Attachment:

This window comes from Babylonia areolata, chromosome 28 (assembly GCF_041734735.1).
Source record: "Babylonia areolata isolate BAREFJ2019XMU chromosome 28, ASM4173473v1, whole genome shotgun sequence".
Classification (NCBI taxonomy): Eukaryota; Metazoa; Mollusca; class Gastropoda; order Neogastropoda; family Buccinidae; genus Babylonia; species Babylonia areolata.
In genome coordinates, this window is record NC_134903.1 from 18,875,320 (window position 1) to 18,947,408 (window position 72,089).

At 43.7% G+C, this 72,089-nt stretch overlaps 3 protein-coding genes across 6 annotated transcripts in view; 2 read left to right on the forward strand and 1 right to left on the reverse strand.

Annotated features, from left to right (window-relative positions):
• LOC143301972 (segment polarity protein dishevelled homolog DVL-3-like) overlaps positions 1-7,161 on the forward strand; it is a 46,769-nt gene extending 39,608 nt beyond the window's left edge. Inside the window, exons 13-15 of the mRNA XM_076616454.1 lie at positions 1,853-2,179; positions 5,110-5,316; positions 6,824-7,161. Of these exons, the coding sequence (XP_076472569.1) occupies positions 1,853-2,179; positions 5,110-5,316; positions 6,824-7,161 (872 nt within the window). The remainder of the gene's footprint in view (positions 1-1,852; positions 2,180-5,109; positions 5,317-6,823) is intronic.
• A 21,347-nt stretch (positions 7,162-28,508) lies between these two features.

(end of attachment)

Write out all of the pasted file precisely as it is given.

This window comes from Babylonia areolata, chromosome 28 (assembly GCF_041734735.1).
Source record: "Babylonia areolata isolate BAREFJ2019XMU chromosome 28, ASM4173473v1, whole genome shotgun sequence".
Classification (NCBI taxonomy): Eukaryota; Metazoa; Mollusca; class Gastropoda; order Neogastropoda; family Buccinidae; genus Babylonia; species Babylonia areolata.
In genome coordinates, this window is record NC_134903.1 from 18,875,320 (window position 1) to 18,947,408 (window position 72,089).

At 43.7% G+C, this 72,089-nt stretch overlaps 3 protein-coding genes across 6 annotated transcripts in view; 2 read left to right on the forward strand and 1 right to left on the reverse strand.

Annotated features, from left to right (window-relative positions):
• LOC143301972 (segment polarity protein dishevelled homolog DVL-3-like) overlaps positions 1-7,161 on the forward strand; it is a 46,769-nt gene extending 39,608 nt beyond the window's left edge. Inside the window, exons 13-15 of the mRNA XM_076616454.1 lie at positions 1,853-2,179; positions 5,110-5,316; positions 6,824-7,161. Of these exons, the coding sequence (XP_076472569.1) occupies positions 1,853-2,179; positions 5,110-5,316; positions 6,824-7,161 (872 nt within the window). The remainder of the gene's footprint in view (positions 1-1,852; positions 2,180-5,109; positions 5,317-6,823) is intronic.
• A 21,347-nt stretch (positions 7,162-28,508) lies between these two features.